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United States Department of Agriculture

Agricultural Research Service

Research Project: Environmental and Ecological Approaches to Eliminate Fungal Contamination and Mycotoxin Production in Plant Products

Location: Foodborne Toxin Detection and Prevention

Title: Biocontrol of Aspergillus flavus by Pichia anomala

Author
item Hua, Sui Sheng

Submitted to: Book Chapter
Publication Type: Book / Chapter
Publication Acceptance Date: September 25, 2013
Publication Date: December 1, 2013
Citation: Hua, S.T. 2013. Biocontrol of Aspergillus flavus by Pichia anomala. In: Mendez-Vilas, A., editor. Microbial Pathogens and Strategies for Combating Them: Science Technology and Education. Vol. 2. Spain. Formatex Research Center. p 1067-1072.

Interpretive Summary: The use of chemical fungicides has resulted in development of pest resistance and resurgence. In addition, use of fungicides in certain agricultural systems is impractical due to the expense, risk of environmental pollution, and negative effects to human health. Biological control of insect pests, plant pathogens, and weeds is the only major alternative to the use of pesticides in agriculture and forestry. Accordingly, microorganisms naturally present in agricultural ecosystems are being studied as environmentally compatible alternatives to traditional chemical methods for controlling plant diseases and fungi associated with mycotoxin production. Biological control can reduce the harmful effect of phytopathogenic or mycotoxigenic fungi while having a minimal impact on the environment. The potential of saprophytic yeasts to be used in applications for reducing aflatoxin contamination in food is the focus of this review.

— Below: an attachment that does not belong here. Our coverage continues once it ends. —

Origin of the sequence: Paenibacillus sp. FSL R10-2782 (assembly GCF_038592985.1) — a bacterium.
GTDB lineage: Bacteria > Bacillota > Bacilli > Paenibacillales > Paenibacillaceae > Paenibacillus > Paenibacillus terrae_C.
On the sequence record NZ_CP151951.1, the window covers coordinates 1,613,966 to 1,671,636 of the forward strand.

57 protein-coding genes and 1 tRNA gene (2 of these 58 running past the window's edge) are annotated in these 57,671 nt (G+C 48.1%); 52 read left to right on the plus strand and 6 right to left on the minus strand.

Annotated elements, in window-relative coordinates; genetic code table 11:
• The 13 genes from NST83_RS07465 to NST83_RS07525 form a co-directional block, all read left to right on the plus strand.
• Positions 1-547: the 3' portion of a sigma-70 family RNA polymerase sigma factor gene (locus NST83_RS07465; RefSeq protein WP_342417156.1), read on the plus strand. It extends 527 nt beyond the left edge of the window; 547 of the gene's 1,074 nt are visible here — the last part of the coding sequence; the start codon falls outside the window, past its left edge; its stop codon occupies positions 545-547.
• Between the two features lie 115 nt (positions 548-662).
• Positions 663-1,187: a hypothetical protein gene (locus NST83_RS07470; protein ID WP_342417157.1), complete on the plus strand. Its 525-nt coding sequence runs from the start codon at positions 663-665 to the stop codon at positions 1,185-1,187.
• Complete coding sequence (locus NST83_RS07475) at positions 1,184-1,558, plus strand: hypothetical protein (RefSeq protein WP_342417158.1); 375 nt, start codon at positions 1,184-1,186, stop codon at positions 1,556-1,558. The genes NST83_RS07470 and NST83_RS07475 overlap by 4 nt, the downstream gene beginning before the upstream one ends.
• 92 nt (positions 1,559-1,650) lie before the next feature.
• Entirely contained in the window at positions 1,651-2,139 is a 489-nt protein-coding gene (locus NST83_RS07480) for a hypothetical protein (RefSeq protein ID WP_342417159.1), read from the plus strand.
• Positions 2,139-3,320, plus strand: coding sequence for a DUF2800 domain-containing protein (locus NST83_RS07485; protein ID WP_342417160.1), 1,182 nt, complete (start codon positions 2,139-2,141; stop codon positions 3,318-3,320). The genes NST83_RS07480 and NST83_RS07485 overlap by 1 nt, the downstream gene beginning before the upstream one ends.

Technical Abstract: Aflatoxins are extremely potent natural carcinogens and a major food safety concern because of potential contamination of food commodities. Threshold levels set by the U. S. Food and Drug Administration for aflatoxins in foods for domestic consumption are less than 20 parts/ billion (ppb). However, the European Union (EU) and Japan have set threshold levels at less than 4 ppb. These low tolerance levels increase potential for rejection of agricultural commodities from exporting countries. The major aflatoxin-producing fungus, Aspergillus flavus is ubiquitous in agricultural soils and has a broad ecological niche. The use of yeast as antagonists against Mycotoxin fungi is a promising approach to manage aflatoxin contamination via biological control. Research to enhance the effectiveness and mass production of biocontrol yeast will facilitate commercial product development for practical application. Pichia anomala WRL-076 has been demonstrated to reduce the spore production of A. flavus in both lab conditions and field experiments. Thus, P. anomala is likely to provide an economical means of managing aflatoxin contamination in food chain.

Last Modified: 12/18/2014
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